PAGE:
americans, tourism, economies
Memorial to the 1838 Trail of Tears at the Cherokee Heritage Centre in Tahlequah, Oklahoma. VOA

Some tribes, like the Cherokee Nation in Oklahoma, already have well-developed programs that include museums, cultural centers and guided tours to landmarks and historic sites. Cherokee National Day, an annual commemoration of the signing of the Cherokee’s Constitution in 1839, attracts as many as 100,000 visitors each year.

But others, particularly those located in poor, rural areas, are hard-pressed to meet tribe members’ needs, let alone build up tourism.

economies, tourism, americans
In a Friday, July 20, 2012, photo, from the left; Tricia Bear Eagle, Helen Red Feather, Rudell Bear Shirt and Edward Jealous Of Him, all of Wounded Knee, S.D., wait for tourists near the site of the Wounded Knee Massacre on the Pine Ridge Indian Reservati. VOA

Ivan Sorbel, executive director of the Pine Ridge Area Chamber of Commerce, says the Pine Ridge Indian Reservation, home of the Oglala Lakota, has much to offer tourists: casinos, visitor centers, a heritage center dedicated to the arts, historic sites and incredible scenery.

“But we don’t have the infrastructure to support big numbers of visitors,” he said.“We have one motel and one casino hotel, but they offer limited beds and couldn’t accommodate large tour groups for overnight stays.”

Expanded tourism, he said, would also strain the reservation’s road system and water supply.

“But given the increasing interest in Native travel, we’re looking forward to growing this sector in the near future,” said Sorbel.

economies, americans, tourism
The landscape of the Badlands boasts a maze of buttes, canyons, pinnacles and spires, with sedimentary rock layers exposed by eons of erosion. VOA

Contrived culture?

Tourism can sometimes have a negative impact on tribes. Some studies suggest that encounters between tribes and tourists may be too brief to significantly change non-Natives’ preconceived notions about American Indians.

Tribes may stage artificial culture by dressing up in inauthentic regalia, setting up tipis or passing off cheap souvenirs as “genuine” Native crafts.

economies, tourism, americans
A vendor wheels her cart of souvenirs before the start of the North American Indian Days parade on the Blackfeet Indian Reservation in Browning, Mont., Saturday, July 14, 2018. VOA

“If the best you can do is to dress up and show visitors what people looked like 200 years ago, to my way of thinking you have already failed,” said Sara Mathuin, the owner of Go Native America, who for 20 years has conducted small tours in Indian Country for international visitors and says she has “seen it all.”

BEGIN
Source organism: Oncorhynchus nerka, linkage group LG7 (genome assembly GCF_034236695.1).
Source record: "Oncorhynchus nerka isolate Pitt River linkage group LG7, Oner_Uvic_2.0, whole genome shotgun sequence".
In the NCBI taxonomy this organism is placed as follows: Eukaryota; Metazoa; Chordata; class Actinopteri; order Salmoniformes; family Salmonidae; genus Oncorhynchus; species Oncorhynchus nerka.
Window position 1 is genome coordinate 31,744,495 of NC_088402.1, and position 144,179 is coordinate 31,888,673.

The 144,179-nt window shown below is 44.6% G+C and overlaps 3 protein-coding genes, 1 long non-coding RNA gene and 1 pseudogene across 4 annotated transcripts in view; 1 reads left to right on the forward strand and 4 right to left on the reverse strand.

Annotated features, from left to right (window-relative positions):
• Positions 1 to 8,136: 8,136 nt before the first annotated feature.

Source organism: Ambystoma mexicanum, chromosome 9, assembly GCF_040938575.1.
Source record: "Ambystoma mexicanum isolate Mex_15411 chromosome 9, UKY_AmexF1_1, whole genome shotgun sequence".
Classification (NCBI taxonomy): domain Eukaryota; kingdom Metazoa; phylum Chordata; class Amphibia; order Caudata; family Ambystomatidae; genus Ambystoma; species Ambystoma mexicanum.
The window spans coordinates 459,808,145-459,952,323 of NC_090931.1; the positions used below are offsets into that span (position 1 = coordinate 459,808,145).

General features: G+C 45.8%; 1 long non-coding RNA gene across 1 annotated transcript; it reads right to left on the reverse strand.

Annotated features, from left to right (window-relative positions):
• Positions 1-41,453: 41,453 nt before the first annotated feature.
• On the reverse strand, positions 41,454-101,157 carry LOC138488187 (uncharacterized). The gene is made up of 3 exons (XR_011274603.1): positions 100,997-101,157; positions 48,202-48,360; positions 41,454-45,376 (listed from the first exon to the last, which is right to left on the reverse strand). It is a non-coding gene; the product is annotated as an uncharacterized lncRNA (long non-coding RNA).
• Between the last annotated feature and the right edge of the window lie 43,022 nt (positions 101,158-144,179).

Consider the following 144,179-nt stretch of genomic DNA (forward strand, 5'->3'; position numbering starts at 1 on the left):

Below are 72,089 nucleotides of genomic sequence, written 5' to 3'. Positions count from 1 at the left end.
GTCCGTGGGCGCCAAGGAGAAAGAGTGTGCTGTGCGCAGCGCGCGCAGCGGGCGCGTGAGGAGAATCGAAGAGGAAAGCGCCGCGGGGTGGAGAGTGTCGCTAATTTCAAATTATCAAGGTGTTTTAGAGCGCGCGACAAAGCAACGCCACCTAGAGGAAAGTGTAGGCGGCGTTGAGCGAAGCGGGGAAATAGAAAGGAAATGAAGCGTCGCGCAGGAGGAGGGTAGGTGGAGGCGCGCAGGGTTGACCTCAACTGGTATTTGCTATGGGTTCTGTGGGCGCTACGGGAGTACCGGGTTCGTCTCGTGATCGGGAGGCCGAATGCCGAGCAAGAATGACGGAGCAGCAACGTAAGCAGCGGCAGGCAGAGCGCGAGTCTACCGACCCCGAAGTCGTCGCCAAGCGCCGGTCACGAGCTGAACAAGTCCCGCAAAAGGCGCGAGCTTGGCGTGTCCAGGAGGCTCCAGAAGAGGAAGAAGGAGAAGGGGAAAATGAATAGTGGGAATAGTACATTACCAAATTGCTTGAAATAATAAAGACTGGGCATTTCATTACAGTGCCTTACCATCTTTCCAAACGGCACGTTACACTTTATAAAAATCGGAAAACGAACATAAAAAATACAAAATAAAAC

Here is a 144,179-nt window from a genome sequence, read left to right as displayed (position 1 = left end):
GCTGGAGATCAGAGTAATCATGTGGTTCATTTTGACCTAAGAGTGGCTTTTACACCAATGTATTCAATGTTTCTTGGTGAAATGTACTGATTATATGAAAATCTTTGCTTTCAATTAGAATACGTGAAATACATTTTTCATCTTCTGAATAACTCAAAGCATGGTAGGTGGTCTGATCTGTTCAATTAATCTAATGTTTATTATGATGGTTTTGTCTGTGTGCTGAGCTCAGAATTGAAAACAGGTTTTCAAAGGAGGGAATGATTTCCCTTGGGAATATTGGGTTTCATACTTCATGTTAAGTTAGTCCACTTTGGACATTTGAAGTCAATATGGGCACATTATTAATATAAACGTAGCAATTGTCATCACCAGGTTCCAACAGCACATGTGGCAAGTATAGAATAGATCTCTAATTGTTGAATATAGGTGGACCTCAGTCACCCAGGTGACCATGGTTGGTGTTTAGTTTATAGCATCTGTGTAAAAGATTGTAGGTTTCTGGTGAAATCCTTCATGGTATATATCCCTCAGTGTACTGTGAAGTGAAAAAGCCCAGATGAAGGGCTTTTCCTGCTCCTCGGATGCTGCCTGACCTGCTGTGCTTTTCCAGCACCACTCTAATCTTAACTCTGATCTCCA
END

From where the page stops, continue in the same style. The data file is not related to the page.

Many tourists, in her experience, developed an interest in Native Americans through the “New Age” movement.

“They choose what elements of the culture they like and meld it all together to create a religion that bears no resemblance whatsoever to the real Native America.”

tourism, americans, economies
Dancers and a tipi at the European Rainbow Gathering in Bosnia, 2007. New age movements and Indian “hobbiests” have appropriated many elements of Native American cultures and spirituality. VOA

A good tour, said Mathuin, focuses on human similarities, not human differences. Tourists are less likely to appropriate from those they’ve gotten to know personally.

Tourists sometimes cross boundaries or fail to show respect for their host cultures — crashing religious ceremonies, for example, or picking up artifacts.

“I have friends on Pine Ridge who say (some European tourists) don’t even bother to knock on front doors,” said Mathuin. “They just open the front door and say, ‘Can I have a look around?’”

Tourists can also wreak havoc on the environment and strain water and energy supplies.

tourism, economies, americans
This undated photo provided by the U.S. National Park Service shows toilet paper strewn throughout Death Valley National Park, Calif. National parks across the United States are scrambling to clean up and repair damage caused by visitors and storms. VOA

Despite the potential drawbacks, Mathuin believes when done right, tourism can benefit tribes tremendously. And “doing it right” doesn’t require fancy facilities or play-acting.

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“All it requires are people and knowledge,” she said. “In the end, it’s all about the stories.” (VOA)

Cecily Hilleary is a journalist at Voice of America. Twitter: @CecilyHilleary